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Jungle Dentist Treats Thai Kids

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When a petite Thai-American dentist in suburban Maryland learned that 90 percent of the children in her ancestral country lacked dental care, she traveled to remote jungle regions to fill cavities, pull teeth and treat abscesses.

Smiles on Wings, the non-profit dental care group she founded 10 years ago, now recruits volunteers to fly halfway around the globe at their own expense and then go with her by bus, truck, jeep, boat and on foot into remote villages near the Burma border.

They've treated 2,000 patients who otherwise had no chance to get dental treatment.

Volunteer Peter Kovach, a former State Department official, joined the team in January and raced down the rough waters of the Salween River towards a village full of children in need of dental care.

"The rural school at Huay Sing was the site of the next Smiles on Wings clinic," said Kovach.
"At a boarding school for poor rural kids, Thai Government Health Department officials pre-screened and aided the American, Thai-American, Thai and Irish volunteers traveling with us. They did fillings, scaling, extractions and sealing on a sea of ... unusually brave and grateful kids."

The volunteers who are not dentists teach children to brush their teeth; or they haul boxes of supplies from trucks into makeshift clinics.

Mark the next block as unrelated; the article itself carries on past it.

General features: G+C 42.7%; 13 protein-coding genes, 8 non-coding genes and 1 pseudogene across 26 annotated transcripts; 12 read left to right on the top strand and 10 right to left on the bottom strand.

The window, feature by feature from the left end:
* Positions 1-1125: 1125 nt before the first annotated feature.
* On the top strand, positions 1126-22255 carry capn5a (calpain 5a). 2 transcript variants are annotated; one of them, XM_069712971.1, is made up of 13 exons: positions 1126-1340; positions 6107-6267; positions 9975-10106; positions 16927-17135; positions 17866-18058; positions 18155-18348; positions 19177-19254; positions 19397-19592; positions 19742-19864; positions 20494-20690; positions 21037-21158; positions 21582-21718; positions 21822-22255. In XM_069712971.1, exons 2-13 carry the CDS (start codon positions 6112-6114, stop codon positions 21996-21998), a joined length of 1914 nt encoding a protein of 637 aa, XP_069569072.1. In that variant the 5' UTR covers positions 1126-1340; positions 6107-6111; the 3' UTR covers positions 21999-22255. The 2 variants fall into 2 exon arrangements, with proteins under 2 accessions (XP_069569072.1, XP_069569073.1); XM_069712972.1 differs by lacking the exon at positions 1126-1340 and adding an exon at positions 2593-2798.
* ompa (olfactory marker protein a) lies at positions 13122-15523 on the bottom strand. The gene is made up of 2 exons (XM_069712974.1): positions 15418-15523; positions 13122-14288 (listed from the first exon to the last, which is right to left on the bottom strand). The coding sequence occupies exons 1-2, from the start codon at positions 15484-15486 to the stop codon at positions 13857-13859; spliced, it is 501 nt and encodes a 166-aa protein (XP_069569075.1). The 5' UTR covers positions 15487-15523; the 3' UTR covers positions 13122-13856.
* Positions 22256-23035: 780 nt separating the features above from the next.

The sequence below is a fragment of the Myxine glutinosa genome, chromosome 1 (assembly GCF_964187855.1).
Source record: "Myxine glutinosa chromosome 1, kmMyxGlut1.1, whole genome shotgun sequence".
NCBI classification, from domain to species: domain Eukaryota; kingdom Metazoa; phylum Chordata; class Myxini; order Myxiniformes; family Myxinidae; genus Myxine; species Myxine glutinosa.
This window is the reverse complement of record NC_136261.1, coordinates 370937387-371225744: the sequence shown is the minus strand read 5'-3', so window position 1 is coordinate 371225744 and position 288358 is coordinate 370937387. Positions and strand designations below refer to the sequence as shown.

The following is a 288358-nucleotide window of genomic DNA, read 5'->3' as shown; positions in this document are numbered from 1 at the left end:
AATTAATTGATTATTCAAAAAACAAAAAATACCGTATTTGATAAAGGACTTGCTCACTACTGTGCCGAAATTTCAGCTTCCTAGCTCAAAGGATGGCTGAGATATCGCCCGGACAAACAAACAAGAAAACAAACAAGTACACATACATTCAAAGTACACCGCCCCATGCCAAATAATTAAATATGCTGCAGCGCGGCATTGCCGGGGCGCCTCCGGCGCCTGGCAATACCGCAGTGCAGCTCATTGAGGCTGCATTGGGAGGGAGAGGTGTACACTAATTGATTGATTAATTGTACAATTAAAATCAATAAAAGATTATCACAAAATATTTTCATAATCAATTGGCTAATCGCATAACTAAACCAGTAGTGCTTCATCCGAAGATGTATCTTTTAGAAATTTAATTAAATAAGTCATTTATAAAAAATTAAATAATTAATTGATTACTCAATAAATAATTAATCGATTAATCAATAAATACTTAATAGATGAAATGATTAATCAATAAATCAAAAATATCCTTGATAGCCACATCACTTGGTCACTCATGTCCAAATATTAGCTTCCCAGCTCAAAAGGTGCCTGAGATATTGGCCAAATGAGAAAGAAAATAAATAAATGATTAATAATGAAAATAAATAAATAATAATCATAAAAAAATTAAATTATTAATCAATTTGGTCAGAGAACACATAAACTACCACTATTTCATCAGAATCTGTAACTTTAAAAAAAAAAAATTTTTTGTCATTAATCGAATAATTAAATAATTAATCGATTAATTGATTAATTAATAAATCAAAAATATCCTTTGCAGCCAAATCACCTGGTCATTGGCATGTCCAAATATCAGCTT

Dr. Usa Bunnag came to the United States from Thailand at age eight, got her dental degree at Howard University in Washington, D.C. and soon began to donate her services to monks at a Thai Buddhist temple in the Maryland suburbs.

One of the monks told her about the need for dental treatment in Thailand and "he talked about starting a non-profit -- he connected me to the secretary of the Princess Mother Mobile Medical Foundation" said Dr. Bunnag in an interview.

The late Princess Mother, whose son King Bhumibol Adulyadej is the world's longest serving monarch, had long fought to introduce modern medicine to Thailand. She gave birth in Cambridge, Mass, to the future king while her husband was studying at Harvard Medical School.

Dr. Bunnag, speaking in her dental office in Bethesda, MD just outside of Washington, D.C., told foundation officials that she would bring "health care from America -- volunteers and supplies." The foundation said the American team could work with the local hospital mobile team in Maesariang Hospital in the Northwest of Thailand. That is an undeveloped region bordering Burma (also called Myanmar) with many minority hill tribe villages largely cut off from the mainstream of the prosperous parts of the Thai economy.

For 10 years, Dr. Bunnag has led volunteers to remote villages mainly of the Karen ethnic group -- living along the Thai side of the Salween River, which divides Thailand from Burma.

Even though Thailand has made great progress economically and in development since the 1960s, few Thai dentists chose to practice in remote regions.